Gaza shell kills kibbutz father of 3

Barak visits Nir Oz factory where Amnon Rosenberg was killed, says Gaza op likely to precede truce.

nir oz mortar 224 (photo credit: AP)
nir oz mortar 224
(photo credit: AP)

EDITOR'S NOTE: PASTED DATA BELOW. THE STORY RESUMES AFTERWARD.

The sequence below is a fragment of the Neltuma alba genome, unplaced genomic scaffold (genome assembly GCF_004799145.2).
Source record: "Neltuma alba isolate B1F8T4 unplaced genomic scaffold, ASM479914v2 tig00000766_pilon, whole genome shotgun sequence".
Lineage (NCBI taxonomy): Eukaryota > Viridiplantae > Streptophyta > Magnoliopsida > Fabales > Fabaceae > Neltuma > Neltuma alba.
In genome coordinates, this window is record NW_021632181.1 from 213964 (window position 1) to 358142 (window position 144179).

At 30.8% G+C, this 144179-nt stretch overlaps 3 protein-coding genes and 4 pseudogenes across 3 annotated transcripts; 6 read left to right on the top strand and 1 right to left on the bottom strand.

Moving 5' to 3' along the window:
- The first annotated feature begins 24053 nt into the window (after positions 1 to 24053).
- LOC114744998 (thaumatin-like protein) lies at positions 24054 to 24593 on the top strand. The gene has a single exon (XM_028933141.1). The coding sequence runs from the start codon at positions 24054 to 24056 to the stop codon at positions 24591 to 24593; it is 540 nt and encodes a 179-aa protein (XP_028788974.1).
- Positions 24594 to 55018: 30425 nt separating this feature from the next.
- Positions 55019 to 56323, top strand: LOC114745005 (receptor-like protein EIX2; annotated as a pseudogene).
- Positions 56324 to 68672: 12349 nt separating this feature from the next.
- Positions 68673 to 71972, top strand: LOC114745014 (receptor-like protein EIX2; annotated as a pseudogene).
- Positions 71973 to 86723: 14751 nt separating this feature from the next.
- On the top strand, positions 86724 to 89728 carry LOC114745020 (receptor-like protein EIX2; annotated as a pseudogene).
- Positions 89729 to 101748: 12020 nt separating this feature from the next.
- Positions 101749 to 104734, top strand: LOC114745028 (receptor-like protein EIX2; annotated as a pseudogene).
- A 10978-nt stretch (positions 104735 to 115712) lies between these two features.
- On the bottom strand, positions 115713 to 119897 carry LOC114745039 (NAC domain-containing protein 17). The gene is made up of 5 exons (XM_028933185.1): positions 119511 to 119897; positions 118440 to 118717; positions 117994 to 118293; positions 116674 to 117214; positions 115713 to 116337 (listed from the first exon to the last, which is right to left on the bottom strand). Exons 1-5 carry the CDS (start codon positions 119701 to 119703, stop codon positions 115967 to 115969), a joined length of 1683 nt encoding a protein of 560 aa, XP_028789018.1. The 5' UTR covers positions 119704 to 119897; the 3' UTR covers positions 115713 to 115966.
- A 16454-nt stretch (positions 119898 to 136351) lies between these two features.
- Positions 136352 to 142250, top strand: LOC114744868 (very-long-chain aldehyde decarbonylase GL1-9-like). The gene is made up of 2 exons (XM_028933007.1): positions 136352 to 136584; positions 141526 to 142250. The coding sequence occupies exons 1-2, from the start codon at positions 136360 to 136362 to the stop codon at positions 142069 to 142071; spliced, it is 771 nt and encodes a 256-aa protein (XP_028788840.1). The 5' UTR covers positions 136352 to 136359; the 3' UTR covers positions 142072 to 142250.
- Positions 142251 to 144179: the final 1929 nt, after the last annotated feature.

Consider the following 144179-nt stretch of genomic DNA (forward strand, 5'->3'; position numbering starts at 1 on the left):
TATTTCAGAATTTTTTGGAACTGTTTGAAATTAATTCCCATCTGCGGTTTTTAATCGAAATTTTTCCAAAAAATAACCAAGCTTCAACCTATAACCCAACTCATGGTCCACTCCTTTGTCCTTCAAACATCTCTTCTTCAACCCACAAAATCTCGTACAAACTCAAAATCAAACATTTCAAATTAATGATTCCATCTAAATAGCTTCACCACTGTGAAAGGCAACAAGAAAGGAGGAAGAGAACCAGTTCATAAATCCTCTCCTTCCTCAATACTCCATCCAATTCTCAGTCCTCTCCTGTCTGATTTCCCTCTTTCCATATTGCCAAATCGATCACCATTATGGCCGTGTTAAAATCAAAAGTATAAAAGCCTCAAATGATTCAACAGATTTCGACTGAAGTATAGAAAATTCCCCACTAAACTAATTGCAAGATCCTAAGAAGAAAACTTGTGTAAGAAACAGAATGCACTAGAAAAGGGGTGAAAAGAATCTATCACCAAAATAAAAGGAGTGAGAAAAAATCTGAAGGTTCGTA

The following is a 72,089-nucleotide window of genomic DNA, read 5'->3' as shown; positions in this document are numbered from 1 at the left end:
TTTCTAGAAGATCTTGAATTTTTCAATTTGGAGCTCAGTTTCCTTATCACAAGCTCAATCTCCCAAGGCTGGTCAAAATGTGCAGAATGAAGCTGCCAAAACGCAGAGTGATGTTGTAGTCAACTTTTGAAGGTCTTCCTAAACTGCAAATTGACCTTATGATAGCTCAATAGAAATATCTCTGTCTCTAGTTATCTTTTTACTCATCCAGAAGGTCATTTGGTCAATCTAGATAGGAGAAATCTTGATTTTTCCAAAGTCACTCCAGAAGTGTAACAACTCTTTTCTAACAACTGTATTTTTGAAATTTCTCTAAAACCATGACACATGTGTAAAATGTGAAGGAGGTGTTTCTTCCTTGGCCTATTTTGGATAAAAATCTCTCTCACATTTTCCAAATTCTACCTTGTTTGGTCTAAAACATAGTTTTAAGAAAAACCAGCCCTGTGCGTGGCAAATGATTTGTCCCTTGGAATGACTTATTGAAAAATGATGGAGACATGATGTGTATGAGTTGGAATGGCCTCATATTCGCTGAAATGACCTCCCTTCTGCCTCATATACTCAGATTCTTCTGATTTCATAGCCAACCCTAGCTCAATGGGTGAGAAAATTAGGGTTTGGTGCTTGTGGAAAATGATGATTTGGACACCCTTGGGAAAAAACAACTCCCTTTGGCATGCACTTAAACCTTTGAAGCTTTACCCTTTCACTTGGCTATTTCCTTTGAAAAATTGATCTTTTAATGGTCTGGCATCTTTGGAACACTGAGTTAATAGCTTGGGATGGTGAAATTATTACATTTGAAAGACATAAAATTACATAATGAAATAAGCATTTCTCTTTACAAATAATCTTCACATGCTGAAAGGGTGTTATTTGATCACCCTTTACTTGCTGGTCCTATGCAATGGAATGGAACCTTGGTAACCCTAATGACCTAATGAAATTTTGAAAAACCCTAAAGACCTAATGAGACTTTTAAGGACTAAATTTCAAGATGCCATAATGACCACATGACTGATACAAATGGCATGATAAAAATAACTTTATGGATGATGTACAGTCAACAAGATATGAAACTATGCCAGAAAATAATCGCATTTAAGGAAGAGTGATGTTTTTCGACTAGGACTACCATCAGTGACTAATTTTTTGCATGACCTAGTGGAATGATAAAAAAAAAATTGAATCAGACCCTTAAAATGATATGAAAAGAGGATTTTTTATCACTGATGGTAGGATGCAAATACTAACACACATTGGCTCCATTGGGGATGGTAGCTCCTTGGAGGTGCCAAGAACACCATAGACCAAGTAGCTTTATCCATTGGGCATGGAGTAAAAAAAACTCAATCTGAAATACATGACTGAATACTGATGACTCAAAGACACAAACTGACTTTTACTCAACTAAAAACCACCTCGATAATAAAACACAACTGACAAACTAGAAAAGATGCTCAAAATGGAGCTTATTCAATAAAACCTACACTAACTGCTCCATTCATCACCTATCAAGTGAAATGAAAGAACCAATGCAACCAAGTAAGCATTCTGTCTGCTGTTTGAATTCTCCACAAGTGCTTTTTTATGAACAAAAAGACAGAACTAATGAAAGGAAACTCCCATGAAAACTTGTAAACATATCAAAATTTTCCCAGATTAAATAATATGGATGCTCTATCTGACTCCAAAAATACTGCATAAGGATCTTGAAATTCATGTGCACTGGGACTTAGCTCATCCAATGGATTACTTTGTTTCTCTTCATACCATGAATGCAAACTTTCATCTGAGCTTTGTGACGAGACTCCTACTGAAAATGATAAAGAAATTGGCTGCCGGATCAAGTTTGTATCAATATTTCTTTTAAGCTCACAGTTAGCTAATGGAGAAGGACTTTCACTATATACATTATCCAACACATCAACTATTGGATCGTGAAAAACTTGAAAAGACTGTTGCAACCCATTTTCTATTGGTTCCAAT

As night fell on Thursday, Kibbutz Nirim, just east of Gaza, celebrated the wedding of one member and mourned a second. Amnon Rozenberg, 51, a father of three, was killed earlier in the day when a mortar shell hit the nearby Nirlat paint factory at Kibbutz Nir Oz. "Sorrow and joy live here together," said kibbutz member Dedi Rubinstein as he sat on the lawn behind Rozenberg's home. As friends encircled Rozenberg's wife, Tal, and his daughter Yarden, 12, mortar fire could be heard in the distance. The danger hanging over the pastoral kibbutz, three kilometers east of the central Gaza Strip, could not be described, Rubinstein said, it could only be felt by living there. For seven years the kibbutz and other Gaza border communities have lived with the rocket fire and the mortar shells, and most of their homes, including the Rozenberg's, are unprotected against the attacks. Regional council leaders tried to convey this experience and their anger about it to Defense Minister Ehud Barak when he visited the paint factory earlier in the day. "Gaza's day of reckoning is likely approaching," Barak said. "The military operation is closer than ever, and it will likely precede the cease-fire." But Sha'ar Hanegev Regional Council chairman Alon Shoster, Eshkol Regional Council head Haim Yalin, and the residents of Nirim and Kibbutz Nir Oz who talked with Barak were not satisfied. "I am not prepared to bury more people. The government is not doing anything and from my point of view, is is almost nonexistent," Yalin said. "A country cannot continue to be run like this," he continued. "We have already heard hundreds of times the declaration that the Gaza Strip's day of reckoning is approaching." The mortar fire is particularly disturbing because there are no warning sirens. Factory workers said they went outside after hearing the first two mortar shells strike, and then the third hit. Hamas claimed responsibility for the shelling and pledged to "continue to strike at Zionist military locations and settlement colonies around the Gaza Strip as a response to the aggression against our people." Four workers were wounded and evacuated to Soroka Medical Center in Beersheba. Several people went into shock and were treated by Magen David Adom medics at the scene. Defense officials said the situation in Gaza and the Egyptian proposal for a cease-fire would be the focus of a security cabinet meeting that would likely convene on Sunday after Prime Minister Ehud Olmert's return from Washington. In a limited response that failed to deter additional mortar fire from Gaza later in the day, the IAF bombed the area near Khan Yunis from where the fatal mortar was fired. Palestinian doctors said a six-year-old girl was killed and her mother was wounded. The army said it had targeted and hit a terrorist. Hamas said the IAF missile missed a group of gunmen and struck a nearby house, and that the girl who was killed was playing outside. The members of kibbutzim Nirim and Nir Oz feel helpless. "What can we say that has not been said," asked Kibbutz Nir Oz head Haim Peri. Rubinstein said Rozenberg had a black belt in karate and had taught self-defense to children. He also volunteered with the civilian border patrol. He was the kind of man who loved to help people, he said. They knew each other for 30 years. "We are a strong community. We refuse to accept that this is the reality," Rubinstein said as he walked away. Rozenberg also leaves two sons, Dor 27, and Eldar 22. He will be buried at 11 a.m. on Friday. AP contributed to this report.